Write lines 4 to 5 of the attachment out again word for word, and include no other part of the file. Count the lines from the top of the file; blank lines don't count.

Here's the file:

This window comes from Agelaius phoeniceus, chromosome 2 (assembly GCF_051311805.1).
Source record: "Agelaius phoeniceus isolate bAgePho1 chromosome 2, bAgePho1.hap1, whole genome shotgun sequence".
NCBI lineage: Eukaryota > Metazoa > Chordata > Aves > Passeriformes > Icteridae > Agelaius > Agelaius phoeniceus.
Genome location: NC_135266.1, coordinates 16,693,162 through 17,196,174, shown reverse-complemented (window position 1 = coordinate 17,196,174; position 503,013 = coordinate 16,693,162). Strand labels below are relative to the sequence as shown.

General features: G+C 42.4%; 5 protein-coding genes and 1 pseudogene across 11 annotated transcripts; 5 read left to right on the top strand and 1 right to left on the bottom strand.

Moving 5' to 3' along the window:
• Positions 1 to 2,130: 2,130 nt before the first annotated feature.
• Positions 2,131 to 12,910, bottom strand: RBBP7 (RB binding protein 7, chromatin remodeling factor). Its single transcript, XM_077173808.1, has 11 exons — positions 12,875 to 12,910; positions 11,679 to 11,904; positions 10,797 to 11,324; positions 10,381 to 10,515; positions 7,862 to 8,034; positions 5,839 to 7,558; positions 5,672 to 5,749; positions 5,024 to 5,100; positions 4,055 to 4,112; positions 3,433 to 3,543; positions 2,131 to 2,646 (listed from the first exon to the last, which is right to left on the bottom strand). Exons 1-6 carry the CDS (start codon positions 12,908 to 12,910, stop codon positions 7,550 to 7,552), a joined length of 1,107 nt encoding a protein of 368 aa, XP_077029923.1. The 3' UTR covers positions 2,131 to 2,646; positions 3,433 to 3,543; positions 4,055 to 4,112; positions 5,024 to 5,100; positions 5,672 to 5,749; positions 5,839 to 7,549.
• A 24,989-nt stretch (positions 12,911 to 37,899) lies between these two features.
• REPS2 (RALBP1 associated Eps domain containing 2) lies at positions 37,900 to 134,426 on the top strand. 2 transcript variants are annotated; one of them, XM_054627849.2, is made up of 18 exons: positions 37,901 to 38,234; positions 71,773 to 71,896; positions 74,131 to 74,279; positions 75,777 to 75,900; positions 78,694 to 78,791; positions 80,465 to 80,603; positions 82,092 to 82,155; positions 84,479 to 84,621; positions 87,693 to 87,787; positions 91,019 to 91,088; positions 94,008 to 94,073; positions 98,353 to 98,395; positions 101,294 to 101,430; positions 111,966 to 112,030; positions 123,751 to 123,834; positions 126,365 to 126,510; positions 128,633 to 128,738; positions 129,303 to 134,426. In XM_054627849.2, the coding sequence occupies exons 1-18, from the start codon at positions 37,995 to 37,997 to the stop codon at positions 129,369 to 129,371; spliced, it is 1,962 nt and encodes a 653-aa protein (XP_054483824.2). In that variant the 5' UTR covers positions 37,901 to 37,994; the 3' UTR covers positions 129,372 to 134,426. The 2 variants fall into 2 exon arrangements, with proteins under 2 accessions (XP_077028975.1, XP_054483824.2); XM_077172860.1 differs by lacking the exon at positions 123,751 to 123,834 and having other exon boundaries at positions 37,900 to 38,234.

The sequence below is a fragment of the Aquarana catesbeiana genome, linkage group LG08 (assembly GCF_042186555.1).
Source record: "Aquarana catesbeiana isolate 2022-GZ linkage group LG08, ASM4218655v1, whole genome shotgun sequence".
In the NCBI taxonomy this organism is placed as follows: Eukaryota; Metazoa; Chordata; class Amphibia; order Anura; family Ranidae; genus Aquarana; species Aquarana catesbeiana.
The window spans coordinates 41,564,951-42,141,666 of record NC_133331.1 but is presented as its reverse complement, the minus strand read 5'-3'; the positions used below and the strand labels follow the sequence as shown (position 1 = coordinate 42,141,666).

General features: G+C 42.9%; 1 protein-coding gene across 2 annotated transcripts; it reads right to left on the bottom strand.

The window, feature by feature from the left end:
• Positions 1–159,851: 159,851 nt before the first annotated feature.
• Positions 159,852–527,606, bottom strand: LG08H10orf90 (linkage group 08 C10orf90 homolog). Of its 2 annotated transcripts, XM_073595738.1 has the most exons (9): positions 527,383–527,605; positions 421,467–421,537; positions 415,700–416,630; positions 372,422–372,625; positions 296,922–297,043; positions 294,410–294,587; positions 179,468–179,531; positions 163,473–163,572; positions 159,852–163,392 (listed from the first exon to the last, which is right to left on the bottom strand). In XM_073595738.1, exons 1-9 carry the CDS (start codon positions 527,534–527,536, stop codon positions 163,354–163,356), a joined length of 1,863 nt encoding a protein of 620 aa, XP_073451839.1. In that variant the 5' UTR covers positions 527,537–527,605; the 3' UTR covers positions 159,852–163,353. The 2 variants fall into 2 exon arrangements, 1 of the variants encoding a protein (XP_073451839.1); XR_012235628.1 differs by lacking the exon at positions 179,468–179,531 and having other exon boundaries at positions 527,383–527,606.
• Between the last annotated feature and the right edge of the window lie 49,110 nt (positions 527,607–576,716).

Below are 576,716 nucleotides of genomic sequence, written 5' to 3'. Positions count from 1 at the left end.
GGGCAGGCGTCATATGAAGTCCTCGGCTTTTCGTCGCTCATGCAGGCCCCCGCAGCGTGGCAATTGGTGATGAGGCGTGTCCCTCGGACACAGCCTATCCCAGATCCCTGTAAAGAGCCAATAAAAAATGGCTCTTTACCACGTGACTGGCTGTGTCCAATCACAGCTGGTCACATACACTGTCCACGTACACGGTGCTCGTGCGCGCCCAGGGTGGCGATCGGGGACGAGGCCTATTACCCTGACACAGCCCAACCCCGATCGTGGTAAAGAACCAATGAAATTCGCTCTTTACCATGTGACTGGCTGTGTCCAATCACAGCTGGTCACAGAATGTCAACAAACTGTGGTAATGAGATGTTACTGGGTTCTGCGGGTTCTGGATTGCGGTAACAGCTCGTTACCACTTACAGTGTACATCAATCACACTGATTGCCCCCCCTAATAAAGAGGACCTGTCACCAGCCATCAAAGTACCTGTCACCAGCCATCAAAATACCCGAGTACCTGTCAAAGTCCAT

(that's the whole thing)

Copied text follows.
Genome location: NC_135266.1, coordinates 16,693,162 through 17,196,174, shown reverse-complemented (window position 1 = coordinate 17,196,174; position 503,013 = coordinate 16,693,162). Strand labels below are relative to the sequence as shown.

General features: G+C 42.4%; 5 protein-coding genes and 1 pseudogene across 11 annotated transcripts; 5 read left to right on the top strand and 1 right to left on the bottom strand.